Althaea rosea or hollyhock blooming
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Deadhead Hollyhocks Like A Pro With These Helpful
Garden Tips
Reaching heights of up to 9 feet, hollyhocks are majestic giants that grace you with their elegance between June and August, bringing a mighty splash of splendor to your garden.
To give them the best chance to show off their magnificent blooms into late summer or even early fall, it’s necessary to deadhead them, meaning remove wilted or dead flower heads.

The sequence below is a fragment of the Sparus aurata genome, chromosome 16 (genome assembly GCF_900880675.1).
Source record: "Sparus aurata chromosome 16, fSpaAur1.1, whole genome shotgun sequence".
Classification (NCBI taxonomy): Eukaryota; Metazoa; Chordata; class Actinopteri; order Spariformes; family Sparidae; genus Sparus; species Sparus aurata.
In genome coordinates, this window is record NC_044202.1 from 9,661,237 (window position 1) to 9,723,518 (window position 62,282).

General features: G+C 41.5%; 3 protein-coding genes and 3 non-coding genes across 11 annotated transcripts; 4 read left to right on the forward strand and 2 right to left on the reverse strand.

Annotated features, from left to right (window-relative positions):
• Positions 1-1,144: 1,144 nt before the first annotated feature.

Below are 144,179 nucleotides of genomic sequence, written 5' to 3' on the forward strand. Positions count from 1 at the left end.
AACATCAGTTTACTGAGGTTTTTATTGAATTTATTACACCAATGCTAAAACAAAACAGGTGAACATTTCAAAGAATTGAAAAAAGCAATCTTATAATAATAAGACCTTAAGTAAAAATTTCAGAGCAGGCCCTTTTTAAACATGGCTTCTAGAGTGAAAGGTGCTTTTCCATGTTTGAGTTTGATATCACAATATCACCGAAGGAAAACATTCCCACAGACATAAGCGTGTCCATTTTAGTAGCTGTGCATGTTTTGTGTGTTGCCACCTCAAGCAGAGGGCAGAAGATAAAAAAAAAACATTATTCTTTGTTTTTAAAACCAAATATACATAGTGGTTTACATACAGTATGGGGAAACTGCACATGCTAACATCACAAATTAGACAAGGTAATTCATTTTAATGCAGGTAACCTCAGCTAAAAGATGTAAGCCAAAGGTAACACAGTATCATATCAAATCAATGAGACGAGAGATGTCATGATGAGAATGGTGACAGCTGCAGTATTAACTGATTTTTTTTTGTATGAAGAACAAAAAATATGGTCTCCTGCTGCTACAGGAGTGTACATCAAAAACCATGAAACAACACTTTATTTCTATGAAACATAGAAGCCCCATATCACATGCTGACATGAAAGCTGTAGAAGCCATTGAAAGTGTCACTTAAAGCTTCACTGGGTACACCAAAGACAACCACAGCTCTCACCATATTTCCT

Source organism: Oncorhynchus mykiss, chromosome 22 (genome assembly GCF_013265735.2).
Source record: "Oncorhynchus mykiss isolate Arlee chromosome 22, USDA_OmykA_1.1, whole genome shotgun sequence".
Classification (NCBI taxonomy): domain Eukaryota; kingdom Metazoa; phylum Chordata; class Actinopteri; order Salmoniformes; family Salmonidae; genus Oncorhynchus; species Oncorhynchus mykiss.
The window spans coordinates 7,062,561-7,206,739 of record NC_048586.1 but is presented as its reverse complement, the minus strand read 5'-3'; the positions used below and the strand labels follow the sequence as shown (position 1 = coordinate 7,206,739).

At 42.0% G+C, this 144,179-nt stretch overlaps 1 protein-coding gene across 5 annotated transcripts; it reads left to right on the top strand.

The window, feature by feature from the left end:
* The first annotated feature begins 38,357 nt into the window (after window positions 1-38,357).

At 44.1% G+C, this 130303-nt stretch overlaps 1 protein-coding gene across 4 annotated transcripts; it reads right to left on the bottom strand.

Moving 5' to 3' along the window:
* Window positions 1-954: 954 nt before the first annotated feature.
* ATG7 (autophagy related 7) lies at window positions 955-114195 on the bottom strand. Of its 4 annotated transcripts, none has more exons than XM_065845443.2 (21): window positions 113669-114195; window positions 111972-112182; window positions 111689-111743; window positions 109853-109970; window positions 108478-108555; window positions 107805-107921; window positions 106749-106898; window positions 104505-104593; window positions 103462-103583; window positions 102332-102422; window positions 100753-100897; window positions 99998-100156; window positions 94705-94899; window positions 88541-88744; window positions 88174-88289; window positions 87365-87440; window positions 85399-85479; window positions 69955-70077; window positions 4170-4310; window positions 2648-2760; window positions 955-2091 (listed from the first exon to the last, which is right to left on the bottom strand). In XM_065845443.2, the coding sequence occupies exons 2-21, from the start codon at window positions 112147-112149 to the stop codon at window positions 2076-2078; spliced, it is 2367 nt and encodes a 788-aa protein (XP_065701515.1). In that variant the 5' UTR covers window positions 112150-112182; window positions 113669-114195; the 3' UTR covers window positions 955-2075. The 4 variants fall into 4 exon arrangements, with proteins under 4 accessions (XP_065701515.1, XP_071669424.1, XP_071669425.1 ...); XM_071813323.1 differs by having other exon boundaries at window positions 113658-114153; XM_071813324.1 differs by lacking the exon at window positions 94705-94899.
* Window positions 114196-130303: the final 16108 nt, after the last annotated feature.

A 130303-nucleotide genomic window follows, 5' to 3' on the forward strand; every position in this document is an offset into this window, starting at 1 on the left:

You should deadhead your hollyhocks as soon as the flowers start wilting. Deadheading energizes the plant, so it keeps reblooming; however, it also deters self-seeding.
If you want your hollyhocks to multiply through self-seeding, pause the deadheading until the flowers get brown. If their pods are full of seeds, remove them and plant the seeds.
The flower stalks carry multiple heads that bloom at different times. Pinch off the wilting flower buds from the bottom of the stalk, while the heads further up will still bloom.
When three-quarters of the top heads have bloomed, snip them at the base with your pruning shears. New flower stalks will grow — maybe not as tall, but just as vibrant.